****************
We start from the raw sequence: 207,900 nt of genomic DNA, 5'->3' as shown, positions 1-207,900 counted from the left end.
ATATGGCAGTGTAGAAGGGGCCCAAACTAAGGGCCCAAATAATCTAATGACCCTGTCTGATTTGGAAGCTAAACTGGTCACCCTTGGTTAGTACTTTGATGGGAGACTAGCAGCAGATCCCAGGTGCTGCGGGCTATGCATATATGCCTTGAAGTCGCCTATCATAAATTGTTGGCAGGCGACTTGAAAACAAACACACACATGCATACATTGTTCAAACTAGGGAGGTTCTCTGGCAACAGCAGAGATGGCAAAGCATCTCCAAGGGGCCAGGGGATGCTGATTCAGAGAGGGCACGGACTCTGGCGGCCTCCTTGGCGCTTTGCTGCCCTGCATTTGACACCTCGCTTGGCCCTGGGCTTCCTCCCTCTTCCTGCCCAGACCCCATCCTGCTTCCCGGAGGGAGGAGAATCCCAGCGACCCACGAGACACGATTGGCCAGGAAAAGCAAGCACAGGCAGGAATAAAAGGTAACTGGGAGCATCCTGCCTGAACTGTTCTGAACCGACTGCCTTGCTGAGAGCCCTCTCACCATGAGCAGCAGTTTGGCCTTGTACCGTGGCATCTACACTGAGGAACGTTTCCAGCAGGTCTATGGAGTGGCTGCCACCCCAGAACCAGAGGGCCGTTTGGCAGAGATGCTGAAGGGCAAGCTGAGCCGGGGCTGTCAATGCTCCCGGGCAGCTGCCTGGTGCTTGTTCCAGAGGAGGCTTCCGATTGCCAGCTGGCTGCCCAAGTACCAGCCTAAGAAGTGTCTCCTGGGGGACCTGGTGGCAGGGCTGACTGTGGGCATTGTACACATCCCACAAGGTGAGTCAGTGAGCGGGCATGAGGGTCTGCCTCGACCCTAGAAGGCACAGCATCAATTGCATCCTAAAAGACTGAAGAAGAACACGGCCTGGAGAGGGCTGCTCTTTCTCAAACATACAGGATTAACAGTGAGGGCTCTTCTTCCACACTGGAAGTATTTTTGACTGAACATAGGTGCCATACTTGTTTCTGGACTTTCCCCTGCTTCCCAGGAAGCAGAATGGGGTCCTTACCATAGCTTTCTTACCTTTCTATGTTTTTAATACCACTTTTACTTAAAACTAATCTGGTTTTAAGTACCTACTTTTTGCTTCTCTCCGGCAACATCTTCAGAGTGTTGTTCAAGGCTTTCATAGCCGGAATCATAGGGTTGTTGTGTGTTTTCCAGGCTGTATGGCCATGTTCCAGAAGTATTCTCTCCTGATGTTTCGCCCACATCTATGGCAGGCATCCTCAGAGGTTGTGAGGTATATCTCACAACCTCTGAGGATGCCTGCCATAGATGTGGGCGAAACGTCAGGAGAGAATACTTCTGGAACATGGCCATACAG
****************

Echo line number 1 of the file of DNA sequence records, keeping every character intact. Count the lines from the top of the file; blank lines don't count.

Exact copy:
We start from the raw sequence: 207,900 nt of genomic DNA, 5'->3' as shown, positions 1-207,900 counted from the left end.